Earth’s Xenon May Have Been Brought Here by Comets
published during a full moon.

The presence of xenon, the heaviest of the stable noble gases, in Earth’s atmosphere has always baffled scientists. It’s been clear for decades that xenon, which has eight stable isotopes and over 40 unstable ones, has cosmic origins, but researchers’ models haven’t been able to account for a major source of the element—until now. New research by a group of scientists from France, Switzerland, Israel, and the U.S. suggests that nearly a quarter of the xenon in Earth’s atmosphere comes from comets.


Pie chart showing the main components of Earth’s atmosphere. Credit: Life_of_Riley

The breakthrough in the ongoing mystery of our atmosphere’s xenon was made possible by the Rosetta spacecraft, which gathered data on comet 67P/Churyumov-Gerasimenko from 2014-2016 (in addition to depositing the Philae lander on the comet’s surface). When researchers examined the spectrometry data gathered from 67P, they found xenon frozen inside the comet’s ice. It appears to have been trapped there for a long, long time—since before the formation of our solar system.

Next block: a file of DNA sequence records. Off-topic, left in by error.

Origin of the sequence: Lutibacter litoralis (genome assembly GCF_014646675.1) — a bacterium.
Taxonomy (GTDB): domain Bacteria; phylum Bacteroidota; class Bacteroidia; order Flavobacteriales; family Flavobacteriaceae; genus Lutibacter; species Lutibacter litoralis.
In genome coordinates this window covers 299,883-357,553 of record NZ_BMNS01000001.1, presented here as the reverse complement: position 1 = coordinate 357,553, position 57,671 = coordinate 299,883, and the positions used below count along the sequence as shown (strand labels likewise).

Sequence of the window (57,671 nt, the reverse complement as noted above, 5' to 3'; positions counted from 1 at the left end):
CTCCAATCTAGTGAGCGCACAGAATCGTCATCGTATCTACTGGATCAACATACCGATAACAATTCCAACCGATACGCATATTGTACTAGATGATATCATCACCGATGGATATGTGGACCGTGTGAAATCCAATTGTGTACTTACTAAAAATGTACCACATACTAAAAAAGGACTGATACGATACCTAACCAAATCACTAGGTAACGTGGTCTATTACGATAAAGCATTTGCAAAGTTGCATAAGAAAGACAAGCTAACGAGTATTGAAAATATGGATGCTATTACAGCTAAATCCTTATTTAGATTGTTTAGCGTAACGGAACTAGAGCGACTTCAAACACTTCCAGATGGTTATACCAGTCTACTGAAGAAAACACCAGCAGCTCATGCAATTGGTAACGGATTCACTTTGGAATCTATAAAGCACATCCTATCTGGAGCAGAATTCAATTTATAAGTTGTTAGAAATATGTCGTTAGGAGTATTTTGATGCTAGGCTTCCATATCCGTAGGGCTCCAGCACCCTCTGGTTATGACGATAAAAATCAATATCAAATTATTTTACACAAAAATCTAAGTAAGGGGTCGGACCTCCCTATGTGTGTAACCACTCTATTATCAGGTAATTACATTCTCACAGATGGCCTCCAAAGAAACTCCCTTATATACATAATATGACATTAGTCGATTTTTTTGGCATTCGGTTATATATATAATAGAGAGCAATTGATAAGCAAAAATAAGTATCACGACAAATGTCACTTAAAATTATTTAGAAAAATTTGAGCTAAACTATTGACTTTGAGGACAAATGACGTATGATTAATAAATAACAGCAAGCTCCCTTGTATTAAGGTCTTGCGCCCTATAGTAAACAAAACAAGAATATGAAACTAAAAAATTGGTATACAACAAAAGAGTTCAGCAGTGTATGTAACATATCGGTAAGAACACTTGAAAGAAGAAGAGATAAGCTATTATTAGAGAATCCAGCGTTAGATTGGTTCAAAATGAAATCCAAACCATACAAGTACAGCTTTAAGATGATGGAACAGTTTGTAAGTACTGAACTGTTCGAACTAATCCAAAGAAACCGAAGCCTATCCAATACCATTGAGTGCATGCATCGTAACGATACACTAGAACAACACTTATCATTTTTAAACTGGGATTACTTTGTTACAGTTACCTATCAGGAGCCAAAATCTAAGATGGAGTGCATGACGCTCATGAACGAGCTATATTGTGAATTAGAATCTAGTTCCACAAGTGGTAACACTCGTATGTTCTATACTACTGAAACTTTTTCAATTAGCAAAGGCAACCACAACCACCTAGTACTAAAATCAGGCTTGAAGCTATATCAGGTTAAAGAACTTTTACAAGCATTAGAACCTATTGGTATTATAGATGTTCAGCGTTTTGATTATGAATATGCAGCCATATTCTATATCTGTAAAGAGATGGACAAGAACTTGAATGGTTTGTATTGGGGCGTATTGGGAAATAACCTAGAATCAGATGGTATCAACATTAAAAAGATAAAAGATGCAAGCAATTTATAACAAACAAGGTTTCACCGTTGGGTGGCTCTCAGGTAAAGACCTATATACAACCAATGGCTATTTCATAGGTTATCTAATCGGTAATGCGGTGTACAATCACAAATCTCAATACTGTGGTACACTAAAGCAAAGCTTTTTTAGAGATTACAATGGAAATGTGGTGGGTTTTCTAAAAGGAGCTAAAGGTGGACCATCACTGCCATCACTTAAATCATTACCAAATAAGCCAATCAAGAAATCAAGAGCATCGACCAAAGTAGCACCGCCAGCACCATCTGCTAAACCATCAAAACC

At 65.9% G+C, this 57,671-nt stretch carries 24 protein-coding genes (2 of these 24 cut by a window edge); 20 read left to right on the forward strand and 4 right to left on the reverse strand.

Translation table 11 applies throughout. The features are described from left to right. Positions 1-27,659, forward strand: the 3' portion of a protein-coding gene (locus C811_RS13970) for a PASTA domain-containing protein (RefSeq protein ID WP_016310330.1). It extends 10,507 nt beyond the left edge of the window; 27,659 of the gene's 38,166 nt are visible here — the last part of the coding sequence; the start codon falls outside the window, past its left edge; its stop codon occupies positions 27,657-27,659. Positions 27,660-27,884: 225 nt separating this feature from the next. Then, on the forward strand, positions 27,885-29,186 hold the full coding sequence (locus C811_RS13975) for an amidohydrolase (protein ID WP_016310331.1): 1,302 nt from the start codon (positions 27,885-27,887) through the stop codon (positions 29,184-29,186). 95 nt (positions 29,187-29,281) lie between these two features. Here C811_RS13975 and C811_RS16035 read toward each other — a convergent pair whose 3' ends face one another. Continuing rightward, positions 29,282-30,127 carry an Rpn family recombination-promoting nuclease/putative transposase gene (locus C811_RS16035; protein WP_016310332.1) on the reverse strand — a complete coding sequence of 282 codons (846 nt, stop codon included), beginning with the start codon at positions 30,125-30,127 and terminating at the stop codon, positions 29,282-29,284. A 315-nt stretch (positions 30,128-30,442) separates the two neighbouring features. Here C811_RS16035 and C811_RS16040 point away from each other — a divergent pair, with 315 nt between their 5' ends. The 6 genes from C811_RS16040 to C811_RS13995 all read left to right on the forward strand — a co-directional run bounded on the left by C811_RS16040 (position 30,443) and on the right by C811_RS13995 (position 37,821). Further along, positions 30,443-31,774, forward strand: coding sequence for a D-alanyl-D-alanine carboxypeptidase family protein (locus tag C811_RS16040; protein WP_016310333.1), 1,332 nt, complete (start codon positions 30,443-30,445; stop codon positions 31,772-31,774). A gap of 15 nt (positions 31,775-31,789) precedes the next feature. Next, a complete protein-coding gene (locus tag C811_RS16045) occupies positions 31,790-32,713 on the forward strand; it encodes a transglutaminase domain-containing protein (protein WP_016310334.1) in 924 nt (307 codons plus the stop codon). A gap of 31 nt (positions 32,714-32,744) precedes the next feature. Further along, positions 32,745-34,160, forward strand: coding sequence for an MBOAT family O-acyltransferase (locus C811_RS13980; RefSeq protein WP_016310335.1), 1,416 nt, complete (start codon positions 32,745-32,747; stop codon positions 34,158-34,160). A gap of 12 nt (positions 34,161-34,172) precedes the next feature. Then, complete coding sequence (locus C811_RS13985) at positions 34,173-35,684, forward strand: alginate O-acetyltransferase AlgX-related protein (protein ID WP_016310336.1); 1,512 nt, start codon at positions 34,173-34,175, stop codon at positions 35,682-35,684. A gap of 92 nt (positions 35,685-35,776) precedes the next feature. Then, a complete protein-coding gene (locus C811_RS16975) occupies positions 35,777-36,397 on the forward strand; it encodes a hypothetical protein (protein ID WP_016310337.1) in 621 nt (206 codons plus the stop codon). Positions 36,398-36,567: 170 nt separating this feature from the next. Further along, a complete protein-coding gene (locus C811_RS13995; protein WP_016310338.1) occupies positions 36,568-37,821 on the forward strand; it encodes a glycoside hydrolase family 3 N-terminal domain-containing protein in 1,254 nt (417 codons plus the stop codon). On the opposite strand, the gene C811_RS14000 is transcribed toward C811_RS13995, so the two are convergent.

Selfie taken by the Rosetta spacecraft. Credit: NASA/JPL

Comets likely delivered about 22% of Earth’s atmospheric xenon.

Upon further analysis, scientists were able to match the isotopic signature of the comet’s xenon to the xenon of undetermined origin in the Earth’s atmosphere. In a study published in Science Magazine, scientists walk through other possibilities for the presence of xenon in our atmosphere but ultimately reject those hypotheses in favor of the evidence obtained from Rosetta. The researchers conclude that comets likely delivered about 22% of Earth’s atmospheric xenon.


Xenon (54 Xe). Credit: Hi-Res Images of Chemical Elements

One of the objectives of the Rosetta mission was to look for organic materials to help determine whether comets might have brought life to Earth, in addition to delivering water to our planet.

Comet 67P contains organics such as sulfur and methane—some of the basic ingredients for life. The findings not only shed light on xenon but also raise the possibility that other elements of unknown origin may have come from comets. Ultimately, such studies also help scientists understand what the early solar system looked like, as well as the conditions and ingredients that made life possible on Earth—and may make life possible elsewhere.